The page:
uniqueness. The incipient knowledge about TDFs, in addition to their proximity to urban centers and historic tendency of transformation to productive systems, has risked its species, ecological processes, and ecosystem services.
Up to the present, the limited access to information and the small number of nationwide data compilations about the TDF have impeded a detailed knowledge of species' distributions and richness 1. In recent years, the Humboldt Institute, in association with researchers from around the country, have compiled biological records of plants, amphibians, and dung beetles from TDFs (groups of species that indicate ecosystem conservation status1). Due to this collective effort that aims to study TDF diversity in greater detail, distribution maps of observed species richness were produced for each of the biological groups previously mentioned.
The maps show that the areas with higher observed species richness of plants are focused in the Caribbean (around 250 species/km2 in Magdalena and Atlántico) and also dung beetles, with approximately 39 species/km2. Amphibians had the highest observed species richness values in the complex of Barranquilla-Guajira, with 23 species/km2, with the ecological and geographic complexes of Barranquilla-Guajira and Bajo Caribe sheltering 57% of the species richness reported for the northern part of the country.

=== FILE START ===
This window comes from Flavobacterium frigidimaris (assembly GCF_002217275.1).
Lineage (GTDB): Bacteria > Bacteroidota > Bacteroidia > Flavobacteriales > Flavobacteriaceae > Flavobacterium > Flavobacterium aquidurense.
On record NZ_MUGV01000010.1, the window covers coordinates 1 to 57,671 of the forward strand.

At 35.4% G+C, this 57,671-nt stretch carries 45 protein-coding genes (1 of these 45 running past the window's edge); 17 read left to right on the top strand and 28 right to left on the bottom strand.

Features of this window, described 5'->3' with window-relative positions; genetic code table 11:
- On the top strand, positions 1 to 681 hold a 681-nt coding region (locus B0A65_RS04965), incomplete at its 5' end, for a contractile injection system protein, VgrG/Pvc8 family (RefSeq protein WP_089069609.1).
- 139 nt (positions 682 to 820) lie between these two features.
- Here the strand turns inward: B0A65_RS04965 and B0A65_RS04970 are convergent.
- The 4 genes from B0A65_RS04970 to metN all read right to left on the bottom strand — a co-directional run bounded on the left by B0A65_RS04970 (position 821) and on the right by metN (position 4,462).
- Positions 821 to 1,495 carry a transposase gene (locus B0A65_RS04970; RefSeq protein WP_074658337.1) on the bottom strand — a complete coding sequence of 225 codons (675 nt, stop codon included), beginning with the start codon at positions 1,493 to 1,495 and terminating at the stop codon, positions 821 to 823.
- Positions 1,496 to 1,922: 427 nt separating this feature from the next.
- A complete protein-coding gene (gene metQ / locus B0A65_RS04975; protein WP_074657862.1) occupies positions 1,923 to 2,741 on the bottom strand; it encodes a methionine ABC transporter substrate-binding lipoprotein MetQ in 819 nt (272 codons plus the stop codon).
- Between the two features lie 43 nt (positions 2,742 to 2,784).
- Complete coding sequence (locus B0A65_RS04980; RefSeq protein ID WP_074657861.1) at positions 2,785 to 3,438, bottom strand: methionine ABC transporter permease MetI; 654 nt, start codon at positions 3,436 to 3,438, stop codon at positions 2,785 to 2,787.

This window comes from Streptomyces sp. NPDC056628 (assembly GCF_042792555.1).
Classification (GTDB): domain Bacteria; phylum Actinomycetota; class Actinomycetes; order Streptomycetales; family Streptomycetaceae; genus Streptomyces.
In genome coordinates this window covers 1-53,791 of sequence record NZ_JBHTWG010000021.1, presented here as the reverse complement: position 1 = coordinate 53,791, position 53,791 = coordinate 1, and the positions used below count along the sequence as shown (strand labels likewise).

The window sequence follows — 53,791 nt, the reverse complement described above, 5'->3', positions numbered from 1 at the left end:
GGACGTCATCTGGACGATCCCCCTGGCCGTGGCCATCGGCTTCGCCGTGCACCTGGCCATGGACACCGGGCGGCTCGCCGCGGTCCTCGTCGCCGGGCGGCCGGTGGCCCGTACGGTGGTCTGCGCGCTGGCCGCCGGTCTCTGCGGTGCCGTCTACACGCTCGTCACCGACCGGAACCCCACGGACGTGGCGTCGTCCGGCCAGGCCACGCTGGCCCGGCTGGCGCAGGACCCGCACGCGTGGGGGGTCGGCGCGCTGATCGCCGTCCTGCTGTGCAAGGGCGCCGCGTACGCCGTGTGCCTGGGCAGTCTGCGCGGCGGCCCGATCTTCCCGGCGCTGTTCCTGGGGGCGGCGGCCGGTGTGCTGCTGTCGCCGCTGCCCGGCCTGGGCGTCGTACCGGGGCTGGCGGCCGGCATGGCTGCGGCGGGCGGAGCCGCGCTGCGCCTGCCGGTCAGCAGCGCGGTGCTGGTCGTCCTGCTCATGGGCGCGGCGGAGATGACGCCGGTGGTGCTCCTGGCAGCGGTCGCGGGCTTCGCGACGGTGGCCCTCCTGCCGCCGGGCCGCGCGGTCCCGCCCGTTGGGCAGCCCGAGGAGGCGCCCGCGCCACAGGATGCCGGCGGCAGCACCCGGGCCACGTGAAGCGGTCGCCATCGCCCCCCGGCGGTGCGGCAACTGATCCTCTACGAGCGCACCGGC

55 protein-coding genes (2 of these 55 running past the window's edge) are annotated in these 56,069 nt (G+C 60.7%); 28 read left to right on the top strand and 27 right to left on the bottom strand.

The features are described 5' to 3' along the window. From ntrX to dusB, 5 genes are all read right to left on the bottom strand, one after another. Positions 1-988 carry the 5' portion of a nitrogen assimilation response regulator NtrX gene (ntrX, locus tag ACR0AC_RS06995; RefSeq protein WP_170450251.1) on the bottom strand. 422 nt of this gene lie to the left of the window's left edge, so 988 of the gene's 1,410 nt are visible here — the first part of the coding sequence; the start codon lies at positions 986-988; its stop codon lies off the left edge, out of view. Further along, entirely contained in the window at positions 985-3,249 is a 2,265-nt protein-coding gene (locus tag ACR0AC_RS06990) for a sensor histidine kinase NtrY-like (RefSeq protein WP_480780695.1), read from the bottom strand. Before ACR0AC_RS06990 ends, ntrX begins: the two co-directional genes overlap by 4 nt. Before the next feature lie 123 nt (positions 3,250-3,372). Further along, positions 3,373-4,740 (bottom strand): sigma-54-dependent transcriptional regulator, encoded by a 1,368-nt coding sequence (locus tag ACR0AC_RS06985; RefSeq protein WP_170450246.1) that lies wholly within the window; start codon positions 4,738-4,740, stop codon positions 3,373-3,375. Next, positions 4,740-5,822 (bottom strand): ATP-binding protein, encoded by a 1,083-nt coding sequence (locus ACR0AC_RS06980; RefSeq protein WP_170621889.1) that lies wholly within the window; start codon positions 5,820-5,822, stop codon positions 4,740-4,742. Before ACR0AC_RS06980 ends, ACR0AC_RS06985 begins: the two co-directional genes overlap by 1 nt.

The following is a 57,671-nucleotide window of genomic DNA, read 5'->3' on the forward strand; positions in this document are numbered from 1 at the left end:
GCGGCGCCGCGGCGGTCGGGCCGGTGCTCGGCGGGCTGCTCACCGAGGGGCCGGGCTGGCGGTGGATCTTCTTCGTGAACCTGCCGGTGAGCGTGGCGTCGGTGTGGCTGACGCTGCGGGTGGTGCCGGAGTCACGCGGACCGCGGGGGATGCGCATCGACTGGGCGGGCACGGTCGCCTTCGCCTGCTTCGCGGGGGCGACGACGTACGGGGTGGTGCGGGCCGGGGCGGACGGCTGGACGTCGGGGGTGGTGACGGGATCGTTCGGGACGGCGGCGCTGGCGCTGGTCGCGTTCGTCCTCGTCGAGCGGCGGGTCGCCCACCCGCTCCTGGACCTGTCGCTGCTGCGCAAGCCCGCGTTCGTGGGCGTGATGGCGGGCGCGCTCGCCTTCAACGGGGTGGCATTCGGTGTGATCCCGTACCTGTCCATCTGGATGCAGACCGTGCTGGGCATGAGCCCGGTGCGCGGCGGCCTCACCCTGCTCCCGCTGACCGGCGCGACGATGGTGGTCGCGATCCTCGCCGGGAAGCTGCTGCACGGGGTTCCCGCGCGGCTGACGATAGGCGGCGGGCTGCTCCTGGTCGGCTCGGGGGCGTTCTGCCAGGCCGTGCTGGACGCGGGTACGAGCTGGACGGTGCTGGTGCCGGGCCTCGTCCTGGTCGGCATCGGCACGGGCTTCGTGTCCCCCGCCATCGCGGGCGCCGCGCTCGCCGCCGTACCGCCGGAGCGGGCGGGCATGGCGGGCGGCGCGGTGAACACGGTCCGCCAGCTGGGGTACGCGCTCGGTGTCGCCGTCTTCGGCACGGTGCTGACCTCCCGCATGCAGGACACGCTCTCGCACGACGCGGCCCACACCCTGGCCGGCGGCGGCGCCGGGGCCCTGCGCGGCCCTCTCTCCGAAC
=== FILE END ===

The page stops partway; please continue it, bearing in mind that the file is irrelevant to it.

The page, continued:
The areas of existing TDF house a high number of unique species, which are not found in other regions. This means that there is a high level of biodiversity with restricted distributions exclusive to each locality. However, the information that is currently available is not enough to identify the areas with greatest species richness and conservation priority with certainty. For example, excluding the reports about amphibians in the Catatumbo, the regions of the Llanos, Northern Andes, and the valley of the Patía River lack dung beetle and amphibian inventories. Such information gaps show the need of increasing sampling efforts in those areas without information.
The maps of species richness distributions are useful tools for making decisions regarding the conservation of a certain biological group. Summarized in such maps are the species records, which aid in prioritizing areas that need biological inventories. Nevertheless, research efforts about TDF ecology, functioning, and ecosystem importance should increase in order to guarantee the conservation of these forests.
High levels of endemism (without official reports)